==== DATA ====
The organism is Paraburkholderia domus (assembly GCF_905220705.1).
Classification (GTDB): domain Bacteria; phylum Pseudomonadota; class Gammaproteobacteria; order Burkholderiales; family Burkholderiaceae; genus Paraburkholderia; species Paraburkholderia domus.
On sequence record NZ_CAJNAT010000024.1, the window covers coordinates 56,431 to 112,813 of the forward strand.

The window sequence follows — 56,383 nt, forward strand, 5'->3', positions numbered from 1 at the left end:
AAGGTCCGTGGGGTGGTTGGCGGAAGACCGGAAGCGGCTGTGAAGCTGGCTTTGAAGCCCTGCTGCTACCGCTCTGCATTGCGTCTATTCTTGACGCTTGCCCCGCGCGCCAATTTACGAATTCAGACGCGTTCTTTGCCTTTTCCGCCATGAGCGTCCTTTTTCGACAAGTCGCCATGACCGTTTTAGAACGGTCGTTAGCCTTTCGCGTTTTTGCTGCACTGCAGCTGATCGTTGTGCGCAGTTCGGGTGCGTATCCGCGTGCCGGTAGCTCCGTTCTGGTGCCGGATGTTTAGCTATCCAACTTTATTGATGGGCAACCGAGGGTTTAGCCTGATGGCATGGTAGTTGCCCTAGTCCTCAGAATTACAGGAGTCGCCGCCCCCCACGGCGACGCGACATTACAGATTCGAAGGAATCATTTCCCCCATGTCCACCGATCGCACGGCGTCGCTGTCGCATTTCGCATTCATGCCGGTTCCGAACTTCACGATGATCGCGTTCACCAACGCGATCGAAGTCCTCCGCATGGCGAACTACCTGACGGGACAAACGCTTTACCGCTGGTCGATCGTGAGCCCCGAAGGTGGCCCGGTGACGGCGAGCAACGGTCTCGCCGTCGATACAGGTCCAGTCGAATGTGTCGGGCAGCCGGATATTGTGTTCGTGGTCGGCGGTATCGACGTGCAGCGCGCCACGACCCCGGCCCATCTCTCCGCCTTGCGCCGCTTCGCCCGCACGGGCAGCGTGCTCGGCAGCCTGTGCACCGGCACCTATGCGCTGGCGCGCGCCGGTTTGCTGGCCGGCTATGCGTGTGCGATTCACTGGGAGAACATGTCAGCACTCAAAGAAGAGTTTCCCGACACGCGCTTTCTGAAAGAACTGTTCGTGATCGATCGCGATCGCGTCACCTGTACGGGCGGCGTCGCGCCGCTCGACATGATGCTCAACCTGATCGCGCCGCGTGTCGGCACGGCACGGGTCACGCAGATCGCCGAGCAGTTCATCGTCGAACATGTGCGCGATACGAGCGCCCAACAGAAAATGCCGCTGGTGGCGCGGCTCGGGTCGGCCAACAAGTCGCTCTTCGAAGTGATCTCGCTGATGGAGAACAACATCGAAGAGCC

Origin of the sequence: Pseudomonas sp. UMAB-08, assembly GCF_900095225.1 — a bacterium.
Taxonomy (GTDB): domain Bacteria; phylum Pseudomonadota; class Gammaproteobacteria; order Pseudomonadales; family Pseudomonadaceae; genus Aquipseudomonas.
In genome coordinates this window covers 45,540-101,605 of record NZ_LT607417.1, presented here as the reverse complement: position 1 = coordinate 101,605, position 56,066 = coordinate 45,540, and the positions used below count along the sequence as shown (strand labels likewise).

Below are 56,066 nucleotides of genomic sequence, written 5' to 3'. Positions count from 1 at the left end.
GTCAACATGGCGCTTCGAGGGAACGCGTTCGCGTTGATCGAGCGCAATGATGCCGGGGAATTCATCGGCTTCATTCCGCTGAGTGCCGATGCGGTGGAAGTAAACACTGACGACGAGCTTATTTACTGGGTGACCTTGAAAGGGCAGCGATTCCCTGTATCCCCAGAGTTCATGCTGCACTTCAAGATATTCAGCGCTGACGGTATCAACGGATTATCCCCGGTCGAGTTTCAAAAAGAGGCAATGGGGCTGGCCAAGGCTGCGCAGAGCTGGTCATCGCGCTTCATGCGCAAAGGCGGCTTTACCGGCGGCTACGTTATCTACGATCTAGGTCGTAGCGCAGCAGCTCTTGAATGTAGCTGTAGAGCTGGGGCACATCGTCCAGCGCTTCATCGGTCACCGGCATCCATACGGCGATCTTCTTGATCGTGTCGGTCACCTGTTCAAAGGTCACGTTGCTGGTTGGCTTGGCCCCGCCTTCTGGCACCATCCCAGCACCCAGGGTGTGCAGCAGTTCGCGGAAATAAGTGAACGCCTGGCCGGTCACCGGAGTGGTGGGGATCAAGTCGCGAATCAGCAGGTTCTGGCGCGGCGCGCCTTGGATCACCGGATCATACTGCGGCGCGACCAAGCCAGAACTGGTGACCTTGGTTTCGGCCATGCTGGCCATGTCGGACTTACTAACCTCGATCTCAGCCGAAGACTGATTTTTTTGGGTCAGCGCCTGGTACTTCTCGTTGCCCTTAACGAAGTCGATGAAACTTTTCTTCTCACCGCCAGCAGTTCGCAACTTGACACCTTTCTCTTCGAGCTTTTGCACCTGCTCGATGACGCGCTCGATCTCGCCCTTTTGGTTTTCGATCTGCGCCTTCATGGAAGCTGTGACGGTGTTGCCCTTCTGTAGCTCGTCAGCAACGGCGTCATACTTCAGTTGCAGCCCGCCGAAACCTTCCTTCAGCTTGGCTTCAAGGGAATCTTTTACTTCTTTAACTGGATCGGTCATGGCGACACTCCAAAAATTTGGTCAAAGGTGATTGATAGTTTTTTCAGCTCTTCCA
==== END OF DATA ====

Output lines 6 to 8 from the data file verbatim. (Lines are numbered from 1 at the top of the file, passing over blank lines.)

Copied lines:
Origin of the sequence: Pseudomonas sp. UMAB-08, assembly GCF_900095225.1 — a bacterium.
Taxonomy (GTDB): domain Bacteria; phylum Pseudomonadota; class Gammaproteobacteria; order Pseudomonadales; family Pseudomonadaceae; genus Aquipseudomonas.
In genome coordinates this window covers 45,540-101,605 of record NZ_LT607417.1, presented here as the reverse complement: position 1 = coordinate 101,605, position 56,066 = coordinate 45,540, and the positions used below count along the sequence as shown (strand labels likewise).